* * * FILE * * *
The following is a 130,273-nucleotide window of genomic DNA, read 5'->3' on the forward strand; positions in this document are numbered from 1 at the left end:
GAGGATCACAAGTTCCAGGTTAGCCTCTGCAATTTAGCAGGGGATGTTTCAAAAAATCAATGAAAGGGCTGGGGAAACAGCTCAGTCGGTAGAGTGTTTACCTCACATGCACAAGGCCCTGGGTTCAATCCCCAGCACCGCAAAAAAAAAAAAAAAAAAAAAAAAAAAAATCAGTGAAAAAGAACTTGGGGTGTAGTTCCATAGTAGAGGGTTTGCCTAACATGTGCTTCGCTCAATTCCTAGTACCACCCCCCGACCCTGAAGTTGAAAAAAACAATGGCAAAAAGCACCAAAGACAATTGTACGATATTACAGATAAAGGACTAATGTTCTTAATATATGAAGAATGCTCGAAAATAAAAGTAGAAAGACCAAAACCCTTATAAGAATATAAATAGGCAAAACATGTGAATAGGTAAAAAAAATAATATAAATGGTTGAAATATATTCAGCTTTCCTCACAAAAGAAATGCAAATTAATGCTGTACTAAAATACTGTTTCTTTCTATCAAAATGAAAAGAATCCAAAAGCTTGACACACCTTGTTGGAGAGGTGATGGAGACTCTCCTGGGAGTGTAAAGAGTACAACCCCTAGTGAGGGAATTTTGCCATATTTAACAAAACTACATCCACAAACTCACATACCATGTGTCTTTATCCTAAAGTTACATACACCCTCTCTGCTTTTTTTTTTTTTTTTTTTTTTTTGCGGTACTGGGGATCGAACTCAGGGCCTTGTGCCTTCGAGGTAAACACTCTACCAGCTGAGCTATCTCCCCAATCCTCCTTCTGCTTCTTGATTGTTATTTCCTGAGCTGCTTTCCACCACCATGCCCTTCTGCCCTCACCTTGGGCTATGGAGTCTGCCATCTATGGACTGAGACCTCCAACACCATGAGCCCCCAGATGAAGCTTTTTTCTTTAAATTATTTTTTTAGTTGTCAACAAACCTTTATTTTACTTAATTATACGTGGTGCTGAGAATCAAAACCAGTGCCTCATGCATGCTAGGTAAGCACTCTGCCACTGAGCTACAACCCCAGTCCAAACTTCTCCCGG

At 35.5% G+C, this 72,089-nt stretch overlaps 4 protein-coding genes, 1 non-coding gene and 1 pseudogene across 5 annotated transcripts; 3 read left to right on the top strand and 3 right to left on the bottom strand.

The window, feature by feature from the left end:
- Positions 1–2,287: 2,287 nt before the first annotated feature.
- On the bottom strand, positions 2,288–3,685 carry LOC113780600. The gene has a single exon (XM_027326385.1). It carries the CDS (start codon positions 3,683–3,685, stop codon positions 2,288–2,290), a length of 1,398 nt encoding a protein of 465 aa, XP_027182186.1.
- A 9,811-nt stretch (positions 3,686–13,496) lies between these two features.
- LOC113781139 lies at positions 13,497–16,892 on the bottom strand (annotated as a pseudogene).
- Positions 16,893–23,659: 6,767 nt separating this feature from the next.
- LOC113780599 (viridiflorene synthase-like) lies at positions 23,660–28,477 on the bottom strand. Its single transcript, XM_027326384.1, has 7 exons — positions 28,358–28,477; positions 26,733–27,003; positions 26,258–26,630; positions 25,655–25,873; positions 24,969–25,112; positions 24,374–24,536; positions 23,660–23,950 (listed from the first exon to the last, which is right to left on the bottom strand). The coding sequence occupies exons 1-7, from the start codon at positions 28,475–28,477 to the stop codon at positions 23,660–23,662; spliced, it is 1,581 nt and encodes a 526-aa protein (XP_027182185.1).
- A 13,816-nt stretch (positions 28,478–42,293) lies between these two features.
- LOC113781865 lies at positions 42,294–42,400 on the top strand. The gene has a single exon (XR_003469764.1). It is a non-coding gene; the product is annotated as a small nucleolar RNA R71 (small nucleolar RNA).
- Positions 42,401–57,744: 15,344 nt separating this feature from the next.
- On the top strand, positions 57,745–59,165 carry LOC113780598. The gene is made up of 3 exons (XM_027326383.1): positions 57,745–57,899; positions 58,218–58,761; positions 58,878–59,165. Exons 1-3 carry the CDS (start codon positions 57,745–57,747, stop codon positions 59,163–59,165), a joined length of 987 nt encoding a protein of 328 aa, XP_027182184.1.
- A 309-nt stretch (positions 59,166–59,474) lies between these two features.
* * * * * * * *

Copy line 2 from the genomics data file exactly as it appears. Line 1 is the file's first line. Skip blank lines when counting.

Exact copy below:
GAGGATCACAAGTTCCAGGTTAGCCTCTGCAATTTAGCAGGGGATGTTTCAAAAAATCAATGAAAGGGCTGGGGAAACAGCTCAGTCGGTAGAGTGTTTACCTCACATGCACAAGGCCCTGGGTTCAATCCCCAGCACCGCAAAAAAAAAAAAAAAAAAAAAAAAAAAAATCAGTGAAAAAGAACTTGGGGTGTAGTTCCATAGTAGAGGGTTTGCCTAACATGTGCTTCGCTCAATTCCTAGTACCACCCCCCGACCCTGAAGTTGAAAAAAACAATGGCAAAAAGCACCAAAGACAATTGTACGATATTACAGATAAAGGACTAATGTTCTTAATATATGAAGAATGCTCGAAAATAAAAGTAGAAAGACCAAAACCCTTATAAGAATATAAATAGGCAAAACATGTGAATAGGTAAAAAAAATAATATAAATGGTTGAAATATATTCAGCTTTCCTCACAAAAGAAATGCAAATTAATGCTGTACTAAAATACTGTTTCTTTCTATCAAAATGAAAAGAATCCAAAAGCTTGACACACCTTGTTGGAGAGGTGATGGAGACTCTCCTGGGAGTGTAAAGAGTACAACCCCTAGTGAGGGAATTTTGCCATATTTAACAAAACTACATCCACAAACTCACATACCATGTGTCTTTATCCTAAAGTTACATACACCCTCTCTGCTTTTTTTTTTTTTTTTTTTTTTTTGCGGTACTGGGGATCGAACTCAGGGCCTTGTGCCTTCGAGGTAAACACTCTACCAGCTGAGCTATCTCCCCAATCCTCCTTCTGCTTCTTGATTGTTATTTCCTGAGCTGCTTTCCACCACCATGCCCTTCTGCCCTCACCTTGGGCTATGGAGTCTGCCATCTATGGACTGAGACCTCCAACACCATGAGCCCCCAGATGAAGCTTTTTTCTTTAAATTATTTTTTTAGTTGTCAACAAACCTTTATTTTACTTAATTATACGTGGTGCTGAGAATCAAAACCAGTGCCTCATGCATGCTAGGTAAGCACTCTGCCACTGAGCTACAACCCCAGTCCAAACTTCTCCCGG